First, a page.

We love to explore and visit places that may sometimes be overlooked when it comes to a day out. We recently had a lovely day out at Middleton Railway and Middleton Park near Leeds in West Yorkshire. It’s a really sweet place to visit and we felt like we were contributing to somewhere that needs preserving for the future.
Middleton Railway Review
We decided rather than parking at Middleton Park we’d park at Middleton Railway and visit the park using the pleasure train. I call it a pleasure train as its only purpose now is to take passengers into and out of the park. It is the worlds oldest continuously working railway, now that’s saying something!
Trains run every Saturday. Sunday and bank holiday Monday as well as on Wednesdays during holidays. There is a small free car park that we had no trouble parking in. They also run a few special event trains including Santa specials.
You can visit their museum for free but there is a small charge to ride on the trains (see the FAQ at the end of the post). The museum is one long gallery of train engines some of which you can walk up to and through. You can even pull a chain and make the whistle blow in one engine which I admit I played on even more than my son.
The station is small but clearly well cared for, you just had to look at all the flowers to realise how well this place is cared for. As soon as we arrived at the station we were greeted by a lovely and friendly member of staff. This guy should win an award in customer relations. He was fantastic! He was engaging with our son and got him to help out on all matter of things.
On the outward journey, he encouraged my son to lift the breaks and turn the lights on and off for the tunnel. He helped with the same on the way back and he also carried the lamp. He made the effort to remember names and greeted everyone like he’d known them for years. This chap is a real asset to the place and if you visit I hope you have the pleasure of meeting him because he made my son feel very special and important.
They can be seen lifting the brake in the photo below.
The train takes around 10 minutes, perhaps less, to reach the station at Middleton Park. You can stay on the train for the return journey or you can hop off and explore the park. Return tickets are valid all day and you can enjoy more than one ride if you wish. Our train was pulled by a diesel engine but they do sometimes run steam engines.
Middleton Park Review
One thing to note is if you do choose to visit the park it is a long walk up an incline to the main section of the park. It’s not steep though so it isn’t too taxing. It’s also accessible for wheelchairs and pushchairs both of which can use the train. If you’re not sure where to head make sure you check with a member of staff. There are plenty of signs in the park though so you shouldn’t struggle.
We made a note of the return train times and timed our walk up the hill so that we didn’t miss our return train. It took us around 10 minutes.
Once at the top of the hill there is a pretty lake with a cafe overlooking it. There were swans and some people fishing. The cafe is quite basic for hot food but it wasn’t expensive and they sell a good range of snacks and drinks. The cafe has toilets and there were also toilets at the train station (not the park end).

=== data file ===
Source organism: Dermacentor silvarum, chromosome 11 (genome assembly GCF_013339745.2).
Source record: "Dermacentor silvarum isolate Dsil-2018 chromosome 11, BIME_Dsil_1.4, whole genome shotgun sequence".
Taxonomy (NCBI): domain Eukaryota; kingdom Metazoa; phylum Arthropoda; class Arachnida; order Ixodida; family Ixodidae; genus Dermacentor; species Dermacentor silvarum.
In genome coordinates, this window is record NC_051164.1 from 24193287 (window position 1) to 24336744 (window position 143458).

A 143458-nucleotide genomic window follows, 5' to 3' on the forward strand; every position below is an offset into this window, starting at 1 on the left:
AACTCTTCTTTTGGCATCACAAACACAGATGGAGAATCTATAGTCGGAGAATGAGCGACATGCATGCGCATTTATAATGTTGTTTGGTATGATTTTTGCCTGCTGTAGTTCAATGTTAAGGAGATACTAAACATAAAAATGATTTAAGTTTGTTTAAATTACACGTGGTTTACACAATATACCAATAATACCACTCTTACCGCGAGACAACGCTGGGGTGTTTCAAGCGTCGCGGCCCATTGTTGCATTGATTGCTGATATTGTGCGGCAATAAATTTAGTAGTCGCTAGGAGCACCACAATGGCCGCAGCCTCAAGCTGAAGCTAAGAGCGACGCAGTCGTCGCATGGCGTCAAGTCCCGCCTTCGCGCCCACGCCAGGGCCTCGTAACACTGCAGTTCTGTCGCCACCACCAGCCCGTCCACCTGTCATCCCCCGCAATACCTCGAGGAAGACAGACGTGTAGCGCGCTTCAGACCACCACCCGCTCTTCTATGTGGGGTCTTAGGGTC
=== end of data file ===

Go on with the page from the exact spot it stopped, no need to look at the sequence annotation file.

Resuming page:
At the end of the lake, you will find the playground. There are a few more items of play equipment that I couldn’t quite fit in the photo below. There is a good choice for younger and older kids and my son was quite happy playing here for a while.
Middleton Park is around 470 acres in size and some of the paths can be quite steep but we managed to avoid them.
The signs and the website state that there are flower beds and a rose garden. We followed signs to the rose garden but it was sadly overgrown and not worthy of a photo. There are accessible paths up to here although do be aware of cyclists. There is a wheel with a plaque commemorating where Middleton Hall once stood. It wasn’t really worth the effort of walking up here but we did enjoy watching the bikes for a while at Leeds Urban bike hub plus of course it’s nice to just walk and get some exercise.
The track below extends much further around and it looks great fun for adventure cyclists. There is even a cafe up here although we didn’t spot it. If you can’t bring your own bike and helmets you can hire them and they also offer training. There are four different BMX trails with varying degrees of difficulty including smaller to more extreme bumps and even a bridge.
We had a really lovely day out. I don’t think we will return but we certainly would recommend a visit as it makes a nice change to the bigger attractions and places to visit. If you just want to visit the park there is parking near the cafe.
Middleton Railway and Middleton Park FAQ & Further Information
Address: Middleton Railway – Railway Trust Ltd, The Middleton, Moor Rd, Hunslet, Leeds LS10 2JQ. Middleton Park – Town St, Middleton, Leeds LS10 3SH
Category – Great Outdoors – Railway – Indoors and Outdoors – Suitable for all ages
What are the ticket prices?
The park is free to visit. An adult standard return on the train costs £7, £3 for children.
What are the main facilities and things to do?
Railway with steam or diesel train rides to Middleton Park. Park with walking paths, a play area and a BMX park with different trails. There are places to purchase food and drinks and there are toilets.
When are they open?
See above with regards to when the trains run. It’s best to check their website for up-to-date information. The park is open all year round.
Is there food available?
There are places where you can purchase hot and cold food and drinks.
Is there parking?
There is free parking.
Are they dog friendly?
Dogs can travel on the railway free of charge. They are also permitted in the park.
Are they accessible?
The trains are accessible and the park has accessible paths. Please contact the venues for further information.